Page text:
Darwinian Ethics
January 8, 2012

A post by philosopher Michael Ruse called A Darwinian Approach to Moral Philosophy has been making the rounds in the philosoblogosphere. The thing is worth reading in its entirety, but here’s an executive summary:

  1. Substantive ethics is the product of natural selection.
  2. Naturalism is correct.
  3. Moral realism is wrong.
  4. However, ethical claims have the phenomenological “meaning and character” of objective facts.
  5. Therefore, relativism is also wrong.

Or to put it as Ruse does, “although philosophy may lead to skepticism, psychology makes it impossible to live that way.” The fact that ethical claims are “only” facts about our mental states doesn’t diminish their importance, because our own mental states are all we really have direct access to.

Note that while this is a Darwinian/naturalist approach to ethics, it differs significantly from the sort of reductive, pseudo-empirical claptrap espoused by New Atheists such as Sam Harris. As I’ve written before, Harris’ attempts to reconcile moral realism with reductio ad scientism is doomed to failure. However (if you’ll forgive some self-citation):

I can speak of a world without morality or meaning, but I can’t actually live in it. I’m trapped in the world created by language and conscious thought; there is no way for me to un-see the value I attach to things, or cause my mind to reject its own existence.

That’s more or less in agreement with what Ruse argues above, though he does some extra work to connect this position to the Darwinian tradition. He also connects it to the Humean tradition, acknowledging the importance of the is/ought distinction that reductive materialists tend to reject out of hand.

So if you are, like myself, both a non-believer and a non-reductive materialist, Ruse’s position seems pretty satisfying. Though I wonder what believers (particularly Christians) might make of his final claim:

I think the kind of position I have just sketched should be welcomed by a Christian influenced by naturalism, and I am thinking here of course of Thomas Aquinas and the influence of Aristotle. As a Darwinian, I think we should do what is natural. As an Aristotelian, the Thomist thinks we should do what is natural. I see a meeting point here. It doesn’t incline me to be a Christian but I see how a Christian could start with my position and then put it in a theological context.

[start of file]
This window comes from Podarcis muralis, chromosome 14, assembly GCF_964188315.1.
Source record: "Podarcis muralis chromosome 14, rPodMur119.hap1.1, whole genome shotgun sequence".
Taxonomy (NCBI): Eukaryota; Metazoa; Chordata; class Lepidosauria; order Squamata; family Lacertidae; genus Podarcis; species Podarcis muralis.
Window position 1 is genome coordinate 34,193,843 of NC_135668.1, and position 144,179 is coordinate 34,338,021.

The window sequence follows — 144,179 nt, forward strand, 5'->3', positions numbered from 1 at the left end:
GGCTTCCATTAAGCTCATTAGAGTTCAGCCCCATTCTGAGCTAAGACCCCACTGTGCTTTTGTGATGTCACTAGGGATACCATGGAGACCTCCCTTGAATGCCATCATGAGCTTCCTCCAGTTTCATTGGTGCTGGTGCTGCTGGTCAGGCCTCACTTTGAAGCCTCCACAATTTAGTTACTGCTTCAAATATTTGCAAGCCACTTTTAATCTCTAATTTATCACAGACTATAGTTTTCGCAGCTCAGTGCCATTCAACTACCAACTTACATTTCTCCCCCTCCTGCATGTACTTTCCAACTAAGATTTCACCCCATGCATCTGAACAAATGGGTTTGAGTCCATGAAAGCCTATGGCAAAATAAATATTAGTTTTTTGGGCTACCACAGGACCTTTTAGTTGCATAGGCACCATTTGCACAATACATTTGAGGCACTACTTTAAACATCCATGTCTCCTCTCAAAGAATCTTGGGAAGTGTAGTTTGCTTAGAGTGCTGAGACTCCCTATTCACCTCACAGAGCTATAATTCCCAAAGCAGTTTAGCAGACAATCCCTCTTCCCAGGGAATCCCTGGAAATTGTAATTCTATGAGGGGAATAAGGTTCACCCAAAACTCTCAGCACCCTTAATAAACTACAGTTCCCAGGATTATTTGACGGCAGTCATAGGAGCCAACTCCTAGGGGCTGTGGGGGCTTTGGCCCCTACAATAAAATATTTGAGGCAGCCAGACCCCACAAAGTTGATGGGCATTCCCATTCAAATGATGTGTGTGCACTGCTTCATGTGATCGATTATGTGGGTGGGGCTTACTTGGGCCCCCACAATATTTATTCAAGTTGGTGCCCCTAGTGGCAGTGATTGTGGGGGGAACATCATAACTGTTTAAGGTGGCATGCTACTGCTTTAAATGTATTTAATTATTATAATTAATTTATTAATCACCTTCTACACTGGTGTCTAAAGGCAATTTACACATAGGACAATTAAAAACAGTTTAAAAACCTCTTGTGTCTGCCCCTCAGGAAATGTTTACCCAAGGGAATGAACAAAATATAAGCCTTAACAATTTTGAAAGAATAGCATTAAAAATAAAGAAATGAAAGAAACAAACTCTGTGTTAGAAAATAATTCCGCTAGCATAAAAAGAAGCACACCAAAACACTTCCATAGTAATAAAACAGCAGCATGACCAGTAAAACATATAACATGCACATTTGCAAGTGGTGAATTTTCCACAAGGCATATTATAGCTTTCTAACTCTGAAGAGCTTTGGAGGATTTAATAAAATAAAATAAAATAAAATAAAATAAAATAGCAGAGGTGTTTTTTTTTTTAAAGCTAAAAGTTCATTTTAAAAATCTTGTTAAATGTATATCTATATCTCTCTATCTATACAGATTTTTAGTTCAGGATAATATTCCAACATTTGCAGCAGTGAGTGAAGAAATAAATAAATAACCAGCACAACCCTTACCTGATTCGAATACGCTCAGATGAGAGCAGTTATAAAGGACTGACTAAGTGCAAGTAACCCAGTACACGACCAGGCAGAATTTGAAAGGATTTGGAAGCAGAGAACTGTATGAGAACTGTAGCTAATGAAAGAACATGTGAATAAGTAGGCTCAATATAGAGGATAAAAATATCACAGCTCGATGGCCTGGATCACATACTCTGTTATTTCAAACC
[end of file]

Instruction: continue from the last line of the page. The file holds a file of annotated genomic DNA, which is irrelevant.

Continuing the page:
Any thoughts?

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Thanks for your response to my last question. Did Kant's a priori have any influence on how Christians perceive their God? For instance, everyone (to my knowledge) in the old testament perceives God through one of the five senses, however I doubt all Christians still claim to experience their God that way. I would ask a Christian this, but I live in Vermont so no one I know is religious.
October 8, 2010

Well, I’m really the wrong person to ask if you’re looking for the opinion of a Christian. But most of the accounts I’ve heard and read from other Christians tend to rely on some sort of a posteriori evidence, be it an external event they’re convinced was caused by God, or just the sensation of His presence (I’m calling this a posteriori because these folks have the phenomenological experience of some external force acting upon them, regardless of whether or not that is actually what’s going on).

On the other hand, maybe claims like, “I was lost until I found God” could be taken to be a priori, because it could mean that these particular individuals found within themselves, entirely through self-reflection, that lack which could only be mitigated by a divine presence. But then again, saying that you’re unfulfilled without God doesn’t imply the existence of God—it could just as easily mean that you’re doomed to be permanently unfulfilled. There’s another step somewhere in there.

So I don’t really know. The only truly a priori argument I can think of for the existence of God—in the Kantian sense, unless I’m mistaken, though this predates Kant—is Descarte’s proof. But Descarte’s proof is a total mess, and I wouldn’t encourage anyone to emulate it.

I guess I’ll open this up to the believers in my readership. Not just the Christians, but anyone who places faith in the divine. Are you basing that faith off of external evidence, personal reflection, or some combination of the two?

Culture War 2.0
August 20, 2010

Glenn Beck
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I was initially skeptical of Adam’s assertion that we’re in the midst of a new culture war, since the battle lines are drawn more or less the same way they always were: those who believe in American pluralism and equality of opportunity versus a group of predominantly Christian conservative white folk fueled by class and race resentment. So what if this time around, the white supremacist rhetoric is a little more subdued and euphemistic?

But on further reflection, I think Adam’s spot on. The clash on first principle grounds may be more or less the same, but there is something new and undeniably peculiar about the right-wing culture warriors self-image as a guerilla revolutionary. You can see it in everything from the silly Tea Party tricorner hats to Glenn Beck’s confounding claim that he and his followers are going to “reclaim the civil rights movement.

This isn’t just a matter of posturing, but a matter of policy. The signing of the Civil Rights Act of 1964 was a radical, historic pivot point in American history. The Dixie Democrats and others who opposed the civil rights movement (the same one their ideological descendants now want to “reclaim”) were fighting to maintain the status quo.